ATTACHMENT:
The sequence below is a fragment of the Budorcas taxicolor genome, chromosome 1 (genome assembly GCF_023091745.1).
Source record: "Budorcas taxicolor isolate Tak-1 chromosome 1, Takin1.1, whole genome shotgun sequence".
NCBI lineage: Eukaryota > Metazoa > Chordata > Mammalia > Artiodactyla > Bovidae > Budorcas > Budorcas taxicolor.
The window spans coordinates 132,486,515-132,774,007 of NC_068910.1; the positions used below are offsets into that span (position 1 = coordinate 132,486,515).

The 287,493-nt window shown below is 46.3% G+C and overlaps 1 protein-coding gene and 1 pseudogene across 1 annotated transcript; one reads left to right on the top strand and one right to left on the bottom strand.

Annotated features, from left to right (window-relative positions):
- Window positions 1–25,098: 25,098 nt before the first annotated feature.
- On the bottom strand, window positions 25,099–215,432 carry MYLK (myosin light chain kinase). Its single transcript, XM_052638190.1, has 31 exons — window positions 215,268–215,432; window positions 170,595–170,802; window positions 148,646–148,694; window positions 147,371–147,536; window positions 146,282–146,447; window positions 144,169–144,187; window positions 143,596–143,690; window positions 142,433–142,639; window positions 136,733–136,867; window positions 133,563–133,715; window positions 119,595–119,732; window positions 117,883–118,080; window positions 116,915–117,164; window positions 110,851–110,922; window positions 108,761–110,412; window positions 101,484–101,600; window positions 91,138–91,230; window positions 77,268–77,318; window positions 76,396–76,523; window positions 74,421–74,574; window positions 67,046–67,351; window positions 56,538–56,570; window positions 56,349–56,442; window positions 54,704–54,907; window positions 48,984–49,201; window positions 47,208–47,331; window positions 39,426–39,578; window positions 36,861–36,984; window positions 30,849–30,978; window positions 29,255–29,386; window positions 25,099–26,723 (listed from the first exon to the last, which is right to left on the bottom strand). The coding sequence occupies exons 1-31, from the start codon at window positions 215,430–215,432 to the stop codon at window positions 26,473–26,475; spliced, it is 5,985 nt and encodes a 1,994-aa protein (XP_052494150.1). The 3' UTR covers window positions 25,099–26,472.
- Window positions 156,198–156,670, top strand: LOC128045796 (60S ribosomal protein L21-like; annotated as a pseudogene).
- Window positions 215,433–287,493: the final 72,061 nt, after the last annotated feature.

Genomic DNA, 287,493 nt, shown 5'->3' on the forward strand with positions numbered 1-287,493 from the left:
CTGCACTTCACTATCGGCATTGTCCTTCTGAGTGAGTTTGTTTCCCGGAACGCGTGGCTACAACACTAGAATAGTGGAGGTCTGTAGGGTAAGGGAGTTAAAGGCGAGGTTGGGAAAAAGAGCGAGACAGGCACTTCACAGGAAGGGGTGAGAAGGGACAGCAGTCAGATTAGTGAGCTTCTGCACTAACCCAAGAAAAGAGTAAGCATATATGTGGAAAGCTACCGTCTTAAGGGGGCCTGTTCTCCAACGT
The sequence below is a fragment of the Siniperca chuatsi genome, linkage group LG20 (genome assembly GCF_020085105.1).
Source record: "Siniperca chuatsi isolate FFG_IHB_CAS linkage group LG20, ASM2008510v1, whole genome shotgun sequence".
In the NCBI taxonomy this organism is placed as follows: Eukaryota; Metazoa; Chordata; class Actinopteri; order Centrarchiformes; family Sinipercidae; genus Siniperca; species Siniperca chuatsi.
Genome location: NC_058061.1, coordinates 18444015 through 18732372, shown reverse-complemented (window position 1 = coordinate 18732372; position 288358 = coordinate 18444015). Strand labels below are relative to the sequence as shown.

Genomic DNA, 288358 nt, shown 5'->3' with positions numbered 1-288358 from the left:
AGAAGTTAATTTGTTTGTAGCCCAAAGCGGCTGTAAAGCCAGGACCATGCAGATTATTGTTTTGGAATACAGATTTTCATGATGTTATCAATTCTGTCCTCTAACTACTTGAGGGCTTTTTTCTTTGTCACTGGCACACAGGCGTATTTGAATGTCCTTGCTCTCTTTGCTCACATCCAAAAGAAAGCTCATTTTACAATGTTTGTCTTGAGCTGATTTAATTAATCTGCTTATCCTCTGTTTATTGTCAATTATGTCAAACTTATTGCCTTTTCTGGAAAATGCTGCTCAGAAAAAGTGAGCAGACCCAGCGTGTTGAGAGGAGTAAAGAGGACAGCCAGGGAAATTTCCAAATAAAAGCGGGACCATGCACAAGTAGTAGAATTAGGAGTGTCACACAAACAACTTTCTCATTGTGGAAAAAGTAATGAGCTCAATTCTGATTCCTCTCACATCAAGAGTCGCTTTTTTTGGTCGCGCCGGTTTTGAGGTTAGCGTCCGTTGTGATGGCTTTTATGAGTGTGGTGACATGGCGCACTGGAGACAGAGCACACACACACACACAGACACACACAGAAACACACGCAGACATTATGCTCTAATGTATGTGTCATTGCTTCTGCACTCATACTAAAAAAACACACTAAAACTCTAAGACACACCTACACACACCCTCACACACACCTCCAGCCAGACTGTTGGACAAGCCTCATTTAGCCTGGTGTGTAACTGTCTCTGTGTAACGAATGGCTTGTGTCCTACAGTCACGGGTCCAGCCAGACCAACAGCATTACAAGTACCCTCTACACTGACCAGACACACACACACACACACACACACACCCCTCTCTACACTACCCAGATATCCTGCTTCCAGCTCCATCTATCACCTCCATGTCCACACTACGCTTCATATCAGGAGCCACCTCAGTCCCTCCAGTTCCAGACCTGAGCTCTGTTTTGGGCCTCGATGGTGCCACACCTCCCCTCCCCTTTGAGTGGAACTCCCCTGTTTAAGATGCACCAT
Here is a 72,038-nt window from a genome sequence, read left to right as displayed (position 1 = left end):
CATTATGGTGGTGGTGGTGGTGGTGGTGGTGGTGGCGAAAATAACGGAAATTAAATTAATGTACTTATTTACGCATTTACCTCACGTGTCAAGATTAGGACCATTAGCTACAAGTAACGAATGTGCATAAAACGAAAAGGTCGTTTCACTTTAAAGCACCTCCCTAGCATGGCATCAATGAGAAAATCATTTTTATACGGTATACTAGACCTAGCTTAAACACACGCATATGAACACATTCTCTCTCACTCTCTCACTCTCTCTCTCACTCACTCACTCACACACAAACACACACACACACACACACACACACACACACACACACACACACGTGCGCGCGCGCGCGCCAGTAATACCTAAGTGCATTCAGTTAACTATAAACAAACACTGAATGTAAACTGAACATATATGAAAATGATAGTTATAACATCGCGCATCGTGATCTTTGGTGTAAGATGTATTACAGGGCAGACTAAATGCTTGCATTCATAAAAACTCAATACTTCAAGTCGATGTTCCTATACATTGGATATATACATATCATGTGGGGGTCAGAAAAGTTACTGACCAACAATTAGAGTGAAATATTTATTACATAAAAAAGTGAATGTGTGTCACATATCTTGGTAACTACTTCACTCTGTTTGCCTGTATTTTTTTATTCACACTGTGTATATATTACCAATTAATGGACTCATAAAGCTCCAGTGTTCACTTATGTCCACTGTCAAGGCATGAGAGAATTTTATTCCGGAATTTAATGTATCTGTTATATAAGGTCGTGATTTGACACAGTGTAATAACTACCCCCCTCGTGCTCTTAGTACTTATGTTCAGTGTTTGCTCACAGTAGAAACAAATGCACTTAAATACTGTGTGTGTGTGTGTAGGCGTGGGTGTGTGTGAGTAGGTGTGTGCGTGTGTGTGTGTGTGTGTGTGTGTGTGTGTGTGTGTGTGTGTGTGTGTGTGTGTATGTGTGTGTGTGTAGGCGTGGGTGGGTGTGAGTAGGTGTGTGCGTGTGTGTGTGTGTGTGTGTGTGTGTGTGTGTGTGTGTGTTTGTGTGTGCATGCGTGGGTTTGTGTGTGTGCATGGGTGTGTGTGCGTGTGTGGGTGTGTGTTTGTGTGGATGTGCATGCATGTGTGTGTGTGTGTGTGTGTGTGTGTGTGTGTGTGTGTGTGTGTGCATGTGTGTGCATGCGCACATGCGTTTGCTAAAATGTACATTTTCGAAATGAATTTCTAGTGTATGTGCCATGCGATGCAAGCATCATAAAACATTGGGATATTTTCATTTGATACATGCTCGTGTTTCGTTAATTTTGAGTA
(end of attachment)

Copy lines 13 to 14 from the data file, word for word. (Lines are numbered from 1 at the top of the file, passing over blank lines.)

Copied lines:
The sequence below is a fragment of the Siniperca chuatsi genome, linkage group LG20 (genome assembly GCF_020085105.1).
Source record: "Siniperca chuatsi isolate FFG_IHB_CAS linkage group LG20, ASM2008510v1, whole genome shotgun sequence".